21. Hahn-Dantona E, Ruiz JF, Bornstein P, Strickland DK. 2001. The low density lipoprotein receptor-related protein modulates levels of matrix metalloproteinase 9 (MMP-9) by mediating its cellular catabolism. J Biol Chem 276:15498–15503. [PubMed][CrossRef]
22. Khokha R, Murthy A, Weiss A. 2013. Metalloproteinases and their natural inhibitors in inflammation and immunity. Nat Rev Immunol 13:649–665. [PubMed][CrossRef]
23. Nagase H, Visse R, Murphy G. 2006. Structure and function of matrix metalloproteinases and TIMPs. Cardiovasc Res 69:562–573. [PubMed][CrossRef]
24. Scilabra SD, Troeberg L, Yamamoto K, Emonard H, Thøgersen I, Enghild JJ, Strickland DK, Nagase H. 2012. Differential regulation of extracellular tissue inhibitor of metalloproteinases-3 levels by cell membrane-bound and shed low density lipoprotein receptor-related protein 1. J Biol Chem 288:332–342. [PubMed][CrossRef]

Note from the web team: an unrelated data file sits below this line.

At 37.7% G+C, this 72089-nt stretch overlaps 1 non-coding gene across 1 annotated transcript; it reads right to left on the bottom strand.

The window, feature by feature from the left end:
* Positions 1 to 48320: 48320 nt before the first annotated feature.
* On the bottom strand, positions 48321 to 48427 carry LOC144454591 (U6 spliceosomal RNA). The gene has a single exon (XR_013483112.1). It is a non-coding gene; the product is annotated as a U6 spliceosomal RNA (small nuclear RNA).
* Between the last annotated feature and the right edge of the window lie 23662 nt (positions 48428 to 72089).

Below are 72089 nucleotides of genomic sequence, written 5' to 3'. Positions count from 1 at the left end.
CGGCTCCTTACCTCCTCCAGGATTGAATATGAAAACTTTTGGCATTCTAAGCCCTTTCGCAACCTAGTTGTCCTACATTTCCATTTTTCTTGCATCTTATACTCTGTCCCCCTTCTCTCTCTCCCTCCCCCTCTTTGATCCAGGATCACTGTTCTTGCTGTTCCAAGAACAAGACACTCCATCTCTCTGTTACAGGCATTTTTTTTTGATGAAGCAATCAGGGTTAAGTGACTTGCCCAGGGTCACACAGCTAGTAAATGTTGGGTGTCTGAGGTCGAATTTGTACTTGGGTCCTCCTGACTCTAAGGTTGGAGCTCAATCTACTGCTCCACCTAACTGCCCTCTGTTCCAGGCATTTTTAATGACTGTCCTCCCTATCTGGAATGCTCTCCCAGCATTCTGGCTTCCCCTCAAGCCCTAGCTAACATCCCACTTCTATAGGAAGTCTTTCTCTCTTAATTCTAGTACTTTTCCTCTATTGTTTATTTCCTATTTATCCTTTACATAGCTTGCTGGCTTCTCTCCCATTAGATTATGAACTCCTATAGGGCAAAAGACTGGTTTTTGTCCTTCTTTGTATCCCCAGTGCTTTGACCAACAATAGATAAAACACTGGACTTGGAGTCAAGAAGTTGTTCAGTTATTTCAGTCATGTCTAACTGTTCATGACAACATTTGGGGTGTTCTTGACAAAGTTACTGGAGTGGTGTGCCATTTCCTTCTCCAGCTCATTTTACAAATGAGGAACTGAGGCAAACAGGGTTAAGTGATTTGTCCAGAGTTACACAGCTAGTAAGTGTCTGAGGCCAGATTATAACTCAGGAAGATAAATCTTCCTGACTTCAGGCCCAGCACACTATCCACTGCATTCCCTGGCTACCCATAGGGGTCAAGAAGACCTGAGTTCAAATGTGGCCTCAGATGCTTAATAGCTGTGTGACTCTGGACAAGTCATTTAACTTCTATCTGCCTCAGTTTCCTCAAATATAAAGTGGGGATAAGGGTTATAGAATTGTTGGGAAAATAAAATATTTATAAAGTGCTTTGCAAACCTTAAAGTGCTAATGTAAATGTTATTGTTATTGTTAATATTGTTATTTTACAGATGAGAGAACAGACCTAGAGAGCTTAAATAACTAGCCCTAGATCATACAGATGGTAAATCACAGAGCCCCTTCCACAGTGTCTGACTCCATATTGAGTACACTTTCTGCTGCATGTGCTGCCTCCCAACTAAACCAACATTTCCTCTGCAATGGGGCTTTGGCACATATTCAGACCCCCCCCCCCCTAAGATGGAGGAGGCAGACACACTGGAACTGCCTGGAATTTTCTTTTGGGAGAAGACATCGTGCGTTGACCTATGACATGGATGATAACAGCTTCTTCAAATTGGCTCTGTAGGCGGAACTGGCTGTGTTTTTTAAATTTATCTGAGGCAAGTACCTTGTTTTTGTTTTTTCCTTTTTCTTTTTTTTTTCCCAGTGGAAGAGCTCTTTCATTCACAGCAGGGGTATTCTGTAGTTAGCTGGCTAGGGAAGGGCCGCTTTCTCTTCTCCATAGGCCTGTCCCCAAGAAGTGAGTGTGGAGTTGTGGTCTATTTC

25. Thevenard J, Verzeaux L, Devy J, Etique N, Jeanne A, Schneider C, Hachet C, Ferracci G, David M, Martiny L, Charpentier E, Khrestchatisky M, Rivera S, Dedieu S, Emonard H. 2014. Low-density lipoprotein receptor-related protein-1 mediates endocytic clearance of tissue inhibitor of metalloproteinases-1 and promotes its cytokine-like activities. PLoS One 9:e103839. doi:10.1371/journal.pone.0103839. [CrossRef]
26. Masure S, Proost P, Van Damme J, Opdenakker G. 1991. Purification and identification of 91-kDa neutrophil gelatinase. Release by the activating peptide interleukin-8. Eur J Biochem 198:391–398. [PubMed][CrossRef]
27. Ardi VC, Kupriyanova TA, Deryugina EI, Quigley JP. 2007. Human neutrophils uniquely release TIMP-free MMP-9 to provide a potent catalytic stimulator of angiogenesis. Proc Natl Acad Sci U S A 104:20262–20267. [PubMed][CrossRef]